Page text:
They already HAVE the Macs, they already have spent all the millions on R&D (advance glass bonding, low consumption batteries etc): so why not PUSH them?

    like I said before the slide of aapl from 700 came after two quarters where apple missed analysts targets by small amounts ( if I’m not mistaken about 50 and 200 m) so if they had sold a bit more — maybe macs — perhaps the stock would still be at 700 or higher and Apple management wouldn’t have waste time with Icahns of the world and spend billions on buybacks?

    Tim Cook seems to have a gapping hole in marketing smarts (see hiring Browlett ) but he’s a smart dude and hopefully he’s learning (see potential upside with Ahrendts). We need more aggressive Apple marketing.

    1. Sending mailers and doing demos at high school computer clubs for free PR in local newspapers… How long HAS it been since you did advertising and PR? (Just kidding)

      I think the problem with advertising the Mac is that it probably isn’t that effective. How do you show in a thirty second commercial just how much better a Mac is? Most people in the world only tolerate Windows at best. You need to convince people to spend double or triple for a better system. I think most people who would make that trade off have already done so. The jump is too big for some to make. And Apple isn’t going to be able to control the Best Buy employees recommend a Mac unless they pay them ala Samsung. That’s why Apple had to build their own stores. The situation is even worse in the developing world. Even if price were no issue, which it is because taxes on foreign products further increase the price differential, most people wouldn’t buy because finding support would be an issue. Try have to make an even bigger leap of faith then the fence-sitters in the developed world.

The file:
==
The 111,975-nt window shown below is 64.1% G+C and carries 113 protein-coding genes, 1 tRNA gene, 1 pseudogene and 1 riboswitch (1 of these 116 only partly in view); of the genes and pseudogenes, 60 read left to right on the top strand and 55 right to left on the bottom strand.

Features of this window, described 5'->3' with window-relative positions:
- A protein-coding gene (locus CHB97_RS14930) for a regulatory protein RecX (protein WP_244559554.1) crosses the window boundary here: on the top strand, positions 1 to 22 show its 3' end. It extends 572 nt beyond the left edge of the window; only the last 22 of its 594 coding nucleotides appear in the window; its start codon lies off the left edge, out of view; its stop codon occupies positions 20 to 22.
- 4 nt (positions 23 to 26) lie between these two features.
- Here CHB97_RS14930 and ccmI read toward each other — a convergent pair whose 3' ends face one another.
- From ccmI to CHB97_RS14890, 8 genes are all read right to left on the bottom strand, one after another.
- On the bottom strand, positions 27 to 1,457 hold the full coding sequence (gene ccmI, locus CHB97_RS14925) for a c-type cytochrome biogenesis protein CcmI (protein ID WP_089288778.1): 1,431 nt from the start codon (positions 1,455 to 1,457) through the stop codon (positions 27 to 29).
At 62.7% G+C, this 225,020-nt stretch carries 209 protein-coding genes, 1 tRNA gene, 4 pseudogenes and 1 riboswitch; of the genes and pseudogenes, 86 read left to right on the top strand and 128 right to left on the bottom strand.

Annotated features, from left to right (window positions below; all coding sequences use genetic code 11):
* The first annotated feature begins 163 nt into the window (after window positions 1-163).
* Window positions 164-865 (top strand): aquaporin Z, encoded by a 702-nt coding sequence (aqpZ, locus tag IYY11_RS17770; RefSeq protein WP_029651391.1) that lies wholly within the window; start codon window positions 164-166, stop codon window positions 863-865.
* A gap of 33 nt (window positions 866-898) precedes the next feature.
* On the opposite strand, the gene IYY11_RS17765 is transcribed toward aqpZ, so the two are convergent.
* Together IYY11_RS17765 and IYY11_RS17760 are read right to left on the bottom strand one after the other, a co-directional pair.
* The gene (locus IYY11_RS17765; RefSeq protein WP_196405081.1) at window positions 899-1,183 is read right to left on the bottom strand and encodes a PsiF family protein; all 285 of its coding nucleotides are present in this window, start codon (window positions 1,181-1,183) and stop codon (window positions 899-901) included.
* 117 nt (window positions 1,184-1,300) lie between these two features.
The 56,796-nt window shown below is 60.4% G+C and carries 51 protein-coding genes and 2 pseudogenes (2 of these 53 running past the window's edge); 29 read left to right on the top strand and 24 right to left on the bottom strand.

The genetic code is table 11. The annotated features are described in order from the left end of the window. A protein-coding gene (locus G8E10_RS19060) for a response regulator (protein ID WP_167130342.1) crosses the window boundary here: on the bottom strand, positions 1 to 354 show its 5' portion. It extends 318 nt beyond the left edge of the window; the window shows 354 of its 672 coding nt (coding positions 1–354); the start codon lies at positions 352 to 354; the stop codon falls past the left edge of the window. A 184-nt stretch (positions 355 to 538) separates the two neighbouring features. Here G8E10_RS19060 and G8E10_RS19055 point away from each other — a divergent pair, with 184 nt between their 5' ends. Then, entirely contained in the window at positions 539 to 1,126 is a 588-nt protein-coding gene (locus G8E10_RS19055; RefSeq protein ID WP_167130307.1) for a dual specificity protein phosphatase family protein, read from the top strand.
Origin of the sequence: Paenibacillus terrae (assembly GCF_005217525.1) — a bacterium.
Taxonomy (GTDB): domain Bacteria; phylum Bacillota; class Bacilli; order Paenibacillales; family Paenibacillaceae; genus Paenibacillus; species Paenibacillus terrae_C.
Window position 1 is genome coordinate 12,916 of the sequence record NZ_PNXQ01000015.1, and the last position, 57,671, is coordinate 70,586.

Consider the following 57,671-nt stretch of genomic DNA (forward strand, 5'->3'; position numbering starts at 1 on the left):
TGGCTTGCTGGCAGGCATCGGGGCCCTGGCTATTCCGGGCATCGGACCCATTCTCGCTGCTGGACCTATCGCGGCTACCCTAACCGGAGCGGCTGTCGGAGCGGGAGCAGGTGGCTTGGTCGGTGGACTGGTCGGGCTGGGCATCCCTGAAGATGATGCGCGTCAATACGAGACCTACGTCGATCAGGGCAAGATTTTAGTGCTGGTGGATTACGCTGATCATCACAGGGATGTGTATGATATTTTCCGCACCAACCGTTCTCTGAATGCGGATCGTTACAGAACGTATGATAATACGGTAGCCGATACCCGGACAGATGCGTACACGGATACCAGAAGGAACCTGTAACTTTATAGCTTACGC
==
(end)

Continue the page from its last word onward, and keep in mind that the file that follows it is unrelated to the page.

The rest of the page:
If only Apple made a device that was smaller and cheaper and could show the whole world how great Apple devices are. People could buy them without the risk of replacing their computer and get to know the Apple advantage. The popularity of these devices could then push Apple into new markets where they previously had no presence. The whole system would create some sort of “halo effect”.

      I remember when I first switched to Macs in 1998, I also couldn’t believe that anybody else would use Windows when there was such a better option. Most of us feel this way, and most of us would love to see Apple roll out some Mac ads, but it wouldn’t change much. Apple hasn’t given up on the Mac, they’re getting people into the Apple ecosystem first, Macs second. Apple is skating where the puck is going to be, and a lot more people are coming along for the ride.